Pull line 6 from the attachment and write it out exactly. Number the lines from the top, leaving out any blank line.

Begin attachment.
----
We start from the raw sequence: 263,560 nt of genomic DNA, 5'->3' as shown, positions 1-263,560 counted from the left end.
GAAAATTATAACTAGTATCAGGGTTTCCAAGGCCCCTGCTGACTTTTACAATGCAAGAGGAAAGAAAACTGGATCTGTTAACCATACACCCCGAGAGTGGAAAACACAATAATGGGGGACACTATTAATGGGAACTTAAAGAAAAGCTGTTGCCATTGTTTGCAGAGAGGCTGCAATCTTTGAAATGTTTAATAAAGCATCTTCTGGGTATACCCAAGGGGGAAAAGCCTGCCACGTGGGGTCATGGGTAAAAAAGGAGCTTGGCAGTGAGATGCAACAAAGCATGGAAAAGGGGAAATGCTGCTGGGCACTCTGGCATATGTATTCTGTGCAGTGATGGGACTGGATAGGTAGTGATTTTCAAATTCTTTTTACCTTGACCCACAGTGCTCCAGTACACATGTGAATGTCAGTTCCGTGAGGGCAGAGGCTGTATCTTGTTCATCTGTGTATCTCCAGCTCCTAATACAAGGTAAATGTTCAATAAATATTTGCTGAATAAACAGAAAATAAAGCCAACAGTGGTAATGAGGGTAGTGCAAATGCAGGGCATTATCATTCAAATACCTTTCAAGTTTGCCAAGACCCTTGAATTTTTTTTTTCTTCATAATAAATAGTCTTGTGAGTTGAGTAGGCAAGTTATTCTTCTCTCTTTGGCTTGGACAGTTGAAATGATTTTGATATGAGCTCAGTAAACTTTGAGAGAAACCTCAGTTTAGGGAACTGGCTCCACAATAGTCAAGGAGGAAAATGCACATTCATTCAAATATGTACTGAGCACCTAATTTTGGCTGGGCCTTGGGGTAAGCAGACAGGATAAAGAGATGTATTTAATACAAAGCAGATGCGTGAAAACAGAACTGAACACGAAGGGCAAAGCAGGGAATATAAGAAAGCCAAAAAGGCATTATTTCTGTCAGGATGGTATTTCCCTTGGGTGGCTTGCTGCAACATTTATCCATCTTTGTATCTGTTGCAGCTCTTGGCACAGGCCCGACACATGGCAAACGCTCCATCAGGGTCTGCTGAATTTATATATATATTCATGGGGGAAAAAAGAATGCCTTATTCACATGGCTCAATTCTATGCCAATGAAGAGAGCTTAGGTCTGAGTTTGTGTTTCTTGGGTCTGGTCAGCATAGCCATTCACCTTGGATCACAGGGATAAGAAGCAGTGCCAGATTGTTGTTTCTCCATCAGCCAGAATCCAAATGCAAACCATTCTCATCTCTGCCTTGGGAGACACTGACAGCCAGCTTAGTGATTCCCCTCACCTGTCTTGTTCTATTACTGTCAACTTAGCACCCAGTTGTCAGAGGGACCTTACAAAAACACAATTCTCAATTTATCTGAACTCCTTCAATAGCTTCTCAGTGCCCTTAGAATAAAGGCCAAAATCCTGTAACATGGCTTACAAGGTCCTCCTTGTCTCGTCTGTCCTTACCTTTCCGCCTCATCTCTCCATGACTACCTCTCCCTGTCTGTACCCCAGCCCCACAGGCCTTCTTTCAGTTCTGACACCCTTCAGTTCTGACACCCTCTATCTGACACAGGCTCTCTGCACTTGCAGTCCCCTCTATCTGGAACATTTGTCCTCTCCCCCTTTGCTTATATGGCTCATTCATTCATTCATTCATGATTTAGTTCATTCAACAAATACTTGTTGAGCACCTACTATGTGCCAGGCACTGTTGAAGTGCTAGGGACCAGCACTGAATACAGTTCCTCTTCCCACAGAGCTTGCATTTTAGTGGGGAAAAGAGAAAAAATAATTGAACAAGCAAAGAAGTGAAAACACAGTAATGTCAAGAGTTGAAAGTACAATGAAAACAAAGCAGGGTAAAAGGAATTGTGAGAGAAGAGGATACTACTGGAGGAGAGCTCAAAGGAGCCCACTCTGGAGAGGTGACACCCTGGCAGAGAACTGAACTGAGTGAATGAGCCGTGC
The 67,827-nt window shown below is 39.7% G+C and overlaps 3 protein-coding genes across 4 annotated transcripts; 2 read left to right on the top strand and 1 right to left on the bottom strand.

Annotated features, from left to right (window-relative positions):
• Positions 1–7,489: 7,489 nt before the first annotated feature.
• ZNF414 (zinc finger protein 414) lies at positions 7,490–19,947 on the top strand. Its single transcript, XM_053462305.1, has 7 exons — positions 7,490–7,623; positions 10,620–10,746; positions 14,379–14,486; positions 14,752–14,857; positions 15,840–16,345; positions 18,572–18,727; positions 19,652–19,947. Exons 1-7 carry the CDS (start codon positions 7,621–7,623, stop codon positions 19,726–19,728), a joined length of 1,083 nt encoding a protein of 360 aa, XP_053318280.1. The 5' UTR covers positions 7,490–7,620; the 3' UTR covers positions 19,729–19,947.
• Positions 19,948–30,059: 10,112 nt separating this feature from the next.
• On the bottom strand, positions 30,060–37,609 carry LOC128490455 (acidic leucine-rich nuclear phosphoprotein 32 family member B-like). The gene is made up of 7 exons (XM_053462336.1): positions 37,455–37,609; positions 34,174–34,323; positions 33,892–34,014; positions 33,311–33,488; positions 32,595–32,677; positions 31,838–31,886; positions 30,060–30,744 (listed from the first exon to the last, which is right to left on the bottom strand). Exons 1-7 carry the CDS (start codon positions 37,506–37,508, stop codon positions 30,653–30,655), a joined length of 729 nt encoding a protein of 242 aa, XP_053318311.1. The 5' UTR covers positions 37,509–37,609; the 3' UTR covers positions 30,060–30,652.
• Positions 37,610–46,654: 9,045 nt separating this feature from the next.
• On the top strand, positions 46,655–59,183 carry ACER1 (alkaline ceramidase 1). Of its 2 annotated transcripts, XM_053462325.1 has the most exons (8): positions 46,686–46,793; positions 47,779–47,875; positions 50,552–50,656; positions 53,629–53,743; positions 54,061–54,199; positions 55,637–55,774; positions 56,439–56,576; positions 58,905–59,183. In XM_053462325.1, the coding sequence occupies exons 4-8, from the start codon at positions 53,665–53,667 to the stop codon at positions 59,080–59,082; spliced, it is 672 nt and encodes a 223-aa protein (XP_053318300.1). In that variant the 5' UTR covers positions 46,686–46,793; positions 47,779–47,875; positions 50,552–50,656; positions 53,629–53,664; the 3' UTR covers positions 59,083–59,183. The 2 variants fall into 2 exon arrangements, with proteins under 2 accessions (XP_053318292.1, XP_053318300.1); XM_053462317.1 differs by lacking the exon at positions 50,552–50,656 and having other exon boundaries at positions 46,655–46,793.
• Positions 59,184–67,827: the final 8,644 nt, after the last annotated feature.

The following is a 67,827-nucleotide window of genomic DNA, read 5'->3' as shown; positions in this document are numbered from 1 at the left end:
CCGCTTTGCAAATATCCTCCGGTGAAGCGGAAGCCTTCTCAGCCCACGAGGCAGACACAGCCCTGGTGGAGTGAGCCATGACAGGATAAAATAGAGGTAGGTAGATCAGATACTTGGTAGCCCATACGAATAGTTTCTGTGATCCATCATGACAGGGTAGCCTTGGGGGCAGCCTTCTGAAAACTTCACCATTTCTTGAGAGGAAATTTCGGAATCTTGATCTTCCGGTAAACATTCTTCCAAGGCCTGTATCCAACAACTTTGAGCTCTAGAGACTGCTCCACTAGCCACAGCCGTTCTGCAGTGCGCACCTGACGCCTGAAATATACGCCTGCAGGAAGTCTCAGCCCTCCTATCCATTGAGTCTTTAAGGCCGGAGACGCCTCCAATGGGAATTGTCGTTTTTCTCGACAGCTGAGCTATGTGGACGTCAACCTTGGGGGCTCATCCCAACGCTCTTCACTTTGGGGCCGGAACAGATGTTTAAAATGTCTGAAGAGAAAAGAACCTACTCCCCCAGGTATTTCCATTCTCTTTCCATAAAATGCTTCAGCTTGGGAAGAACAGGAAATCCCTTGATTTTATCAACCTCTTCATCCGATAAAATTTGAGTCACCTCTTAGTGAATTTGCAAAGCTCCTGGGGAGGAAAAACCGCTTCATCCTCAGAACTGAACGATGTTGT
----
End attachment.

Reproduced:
• ZNF414 (zinc finger protein 414) lies at positions 7,490–19,947 on the top strand. Its single transcript, XM_053462305.1, has 7 exons — positions 7,490–7,623; positions 10,620–10,746; positions 14,379–14,486; positions 14,752–14,857; positions 15,840–16,345; positions 18,572–18,727; positions 19,652–19,947. Exons 1-7 carry the CDS (start codon positions 7,621–7,623, stop codon positions 19,726–19,728), a joined length of 1,083 nt encoding a protein of 360 aa, XP_053318280.1. The 5' UTR covers positions 7,490–7,620; the 3' UTR covers positions 19,729–19,947.